Tuesday, 4 February 2014

Immersing myself in Coal Creek

Something happens to you when you read Alex Miller. In The Novels of Alex Miller, An Introduction, Professor Brenda Walker reckons the British-born author could be 'Australia's greatest living writer'. I think what makes Alex Miller so good is his accessibility as well as his intelligence, and his grace when dealing with people of all races, particularly indigenous Australians, and the country itself. When you read Alex Miller, your soul is refreshed. His latest novel, Coal Creek is no exception.
Alex Miller migrated to Australia himself as a lad of 16 and worked in Queensland as a ringer before putting himself through night school to get into university where he studied English and History. He did it the hard way, and it's perhaps those formative years as a ringer which has shaped who he is - certainly, his early days have shaped his writing.
Protagonist Bobby Blue tells his story in a colloquial style (with the poor grammar of his station) of how he falls in love with 13-year-old, Irie Collins. Irie is the daughter of Bobby's boss - Mount Hay's police officer. Constable Daniel Collins is full of book learning, but not much else, unlike Bobby - who knows the secrets of the district and what he doesn't know, he's sensibly wary of. Trouble brews when Constable Collins clashes with Bobby's life-long friend, Ben Tobin, and the tragedy that unfolds is heart-wrenching and unstoppable. Set in the 1950s in the Central Queensland interior, Coal Creek shows what can happen when misunderstandings occur, prejudices are held and the wrong questions asked.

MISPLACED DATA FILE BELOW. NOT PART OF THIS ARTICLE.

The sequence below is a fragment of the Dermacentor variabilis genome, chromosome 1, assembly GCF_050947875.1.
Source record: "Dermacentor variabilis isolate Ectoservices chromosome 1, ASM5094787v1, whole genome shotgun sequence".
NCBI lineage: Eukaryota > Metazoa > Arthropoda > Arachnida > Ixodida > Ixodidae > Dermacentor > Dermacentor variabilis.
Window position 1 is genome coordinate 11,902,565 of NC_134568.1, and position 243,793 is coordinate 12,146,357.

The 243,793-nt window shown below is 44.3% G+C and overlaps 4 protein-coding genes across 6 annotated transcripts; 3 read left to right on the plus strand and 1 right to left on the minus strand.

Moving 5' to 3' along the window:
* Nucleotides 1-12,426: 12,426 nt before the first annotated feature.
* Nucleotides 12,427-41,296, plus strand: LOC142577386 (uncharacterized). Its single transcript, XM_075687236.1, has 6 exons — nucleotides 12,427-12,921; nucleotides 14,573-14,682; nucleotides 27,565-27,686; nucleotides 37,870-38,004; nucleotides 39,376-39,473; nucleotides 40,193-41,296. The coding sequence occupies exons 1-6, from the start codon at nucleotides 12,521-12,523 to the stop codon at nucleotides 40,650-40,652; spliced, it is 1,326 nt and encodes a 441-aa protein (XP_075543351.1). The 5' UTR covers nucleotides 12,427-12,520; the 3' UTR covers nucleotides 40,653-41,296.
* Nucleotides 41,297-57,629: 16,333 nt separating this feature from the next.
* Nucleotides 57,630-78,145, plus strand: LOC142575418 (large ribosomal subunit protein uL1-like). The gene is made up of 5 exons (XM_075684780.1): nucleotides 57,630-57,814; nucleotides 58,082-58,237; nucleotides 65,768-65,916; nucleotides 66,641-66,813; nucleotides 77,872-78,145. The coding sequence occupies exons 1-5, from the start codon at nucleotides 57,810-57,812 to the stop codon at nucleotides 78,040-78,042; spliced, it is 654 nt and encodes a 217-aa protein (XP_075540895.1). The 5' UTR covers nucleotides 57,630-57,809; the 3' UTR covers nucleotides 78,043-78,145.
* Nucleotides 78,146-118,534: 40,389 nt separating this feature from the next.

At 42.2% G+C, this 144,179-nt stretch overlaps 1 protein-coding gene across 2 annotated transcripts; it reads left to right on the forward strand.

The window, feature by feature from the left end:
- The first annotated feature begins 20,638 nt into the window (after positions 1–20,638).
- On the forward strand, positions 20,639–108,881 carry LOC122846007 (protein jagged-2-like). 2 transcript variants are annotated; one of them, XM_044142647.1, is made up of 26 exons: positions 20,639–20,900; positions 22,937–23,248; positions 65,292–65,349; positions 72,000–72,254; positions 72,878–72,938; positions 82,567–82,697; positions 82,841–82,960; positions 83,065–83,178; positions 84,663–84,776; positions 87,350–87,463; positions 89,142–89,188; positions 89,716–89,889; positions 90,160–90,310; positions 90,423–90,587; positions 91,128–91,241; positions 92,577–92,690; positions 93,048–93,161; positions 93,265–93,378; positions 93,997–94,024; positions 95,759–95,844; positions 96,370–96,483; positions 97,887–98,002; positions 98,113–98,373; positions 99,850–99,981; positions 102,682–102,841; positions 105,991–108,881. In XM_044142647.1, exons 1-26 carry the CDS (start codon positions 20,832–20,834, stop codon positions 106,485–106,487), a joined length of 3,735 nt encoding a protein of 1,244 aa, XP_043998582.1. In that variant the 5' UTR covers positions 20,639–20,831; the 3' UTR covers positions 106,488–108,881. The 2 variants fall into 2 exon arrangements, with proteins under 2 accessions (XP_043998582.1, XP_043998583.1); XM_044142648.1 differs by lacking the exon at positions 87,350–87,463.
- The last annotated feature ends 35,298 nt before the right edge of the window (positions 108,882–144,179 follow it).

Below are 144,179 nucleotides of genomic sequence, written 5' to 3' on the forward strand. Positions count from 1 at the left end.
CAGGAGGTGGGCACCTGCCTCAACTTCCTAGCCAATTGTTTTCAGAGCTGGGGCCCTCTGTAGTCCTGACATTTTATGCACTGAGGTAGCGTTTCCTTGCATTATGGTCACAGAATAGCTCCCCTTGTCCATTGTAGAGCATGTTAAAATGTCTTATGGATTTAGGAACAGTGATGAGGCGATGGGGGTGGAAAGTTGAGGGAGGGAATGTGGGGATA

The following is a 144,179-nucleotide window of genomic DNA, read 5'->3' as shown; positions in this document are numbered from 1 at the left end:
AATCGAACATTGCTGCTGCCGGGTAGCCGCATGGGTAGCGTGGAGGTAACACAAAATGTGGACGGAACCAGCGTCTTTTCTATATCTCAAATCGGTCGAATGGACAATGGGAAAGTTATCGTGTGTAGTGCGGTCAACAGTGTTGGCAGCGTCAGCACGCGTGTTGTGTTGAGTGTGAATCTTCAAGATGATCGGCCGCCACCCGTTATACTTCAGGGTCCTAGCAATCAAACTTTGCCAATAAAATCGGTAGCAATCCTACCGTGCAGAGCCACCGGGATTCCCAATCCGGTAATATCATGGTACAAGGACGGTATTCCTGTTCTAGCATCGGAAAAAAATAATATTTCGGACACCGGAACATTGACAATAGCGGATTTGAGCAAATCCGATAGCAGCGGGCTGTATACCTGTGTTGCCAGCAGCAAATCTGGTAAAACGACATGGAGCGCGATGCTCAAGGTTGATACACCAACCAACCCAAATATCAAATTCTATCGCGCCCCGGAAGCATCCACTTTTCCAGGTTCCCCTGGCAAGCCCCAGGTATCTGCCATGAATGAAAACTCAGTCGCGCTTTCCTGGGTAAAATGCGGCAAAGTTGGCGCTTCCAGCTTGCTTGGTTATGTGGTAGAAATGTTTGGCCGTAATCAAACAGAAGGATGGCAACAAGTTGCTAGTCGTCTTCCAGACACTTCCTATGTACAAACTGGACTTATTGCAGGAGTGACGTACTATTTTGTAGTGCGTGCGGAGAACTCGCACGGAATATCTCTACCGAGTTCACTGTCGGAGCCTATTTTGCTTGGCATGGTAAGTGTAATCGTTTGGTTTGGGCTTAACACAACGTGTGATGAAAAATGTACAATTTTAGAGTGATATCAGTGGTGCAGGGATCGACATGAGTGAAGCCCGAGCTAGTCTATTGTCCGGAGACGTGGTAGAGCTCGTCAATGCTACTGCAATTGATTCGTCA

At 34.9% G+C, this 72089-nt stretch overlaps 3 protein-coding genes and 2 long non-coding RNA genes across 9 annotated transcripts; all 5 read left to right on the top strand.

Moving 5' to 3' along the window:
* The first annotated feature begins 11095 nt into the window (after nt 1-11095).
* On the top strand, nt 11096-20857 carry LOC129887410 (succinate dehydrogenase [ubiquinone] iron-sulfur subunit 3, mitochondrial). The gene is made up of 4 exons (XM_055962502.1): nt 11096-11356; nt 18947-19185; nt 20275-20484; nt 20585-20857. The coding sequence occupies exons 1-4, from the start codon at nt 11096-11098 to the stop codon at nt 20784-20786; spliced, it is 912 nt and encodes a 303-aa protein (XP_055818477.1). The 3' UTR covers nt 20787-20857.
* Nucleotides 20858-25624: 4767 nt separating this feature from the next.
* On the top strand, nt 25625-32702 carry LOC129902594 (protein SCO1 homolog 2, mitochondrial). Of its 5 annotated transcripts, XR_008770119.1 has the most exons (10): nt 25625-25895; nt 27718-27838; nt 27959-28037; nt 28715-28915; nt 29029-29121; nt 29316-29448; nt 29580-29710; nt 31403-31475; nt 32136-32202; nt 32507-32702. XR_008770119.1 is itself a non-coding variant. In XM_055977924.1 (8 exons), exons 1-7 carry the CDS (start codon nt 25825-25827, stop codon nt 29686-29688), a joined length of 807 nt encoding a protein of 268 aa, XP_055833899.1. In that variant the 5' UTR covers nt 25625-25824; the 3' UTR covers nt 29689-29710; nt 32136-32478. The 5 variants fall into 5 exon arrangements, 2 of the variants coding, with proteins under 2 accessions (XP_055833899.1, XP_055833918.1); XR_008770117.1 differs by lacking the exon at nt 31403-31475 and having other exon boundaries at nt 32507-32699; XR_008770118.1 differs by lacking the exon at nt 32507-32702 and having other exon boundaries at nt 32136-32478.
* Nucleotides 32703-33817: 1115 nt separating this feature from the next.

Coal Creek - Alex Miller

The winner of the 2014 Victorian Premier's Literary Awards (yes, they still have them), Coal Creek is full of wisdom and is beautifully written. Like when Bobby Blue and his horse come across a playground used by the Old Murri People ...
"The scrub came to a sudden end and that wide open space was shining white in the light of the stars in front of us. The starlight was always brighter over that playground. I do not know why that was. But it was something that always impressed me whenever I seen it. It made you stand and puzzle at it, and it made you know there was a lot of things in the life of the scrub you did not understand or have no knowledge of, even though you and your dad before you had spent your entire lives in it."
I raced through Coal Creek  in a couple of days, knowing all the while I would regret not spinning it out, like something delicious but at the same time incredibly healthy and good for me. That's not to say I didn't savour it. I just regret the experience was over way too quickly, because I may have to wait another year or so before Alex Miller's next novel. Although, he does have an impressive back catalogue I could easily dive into.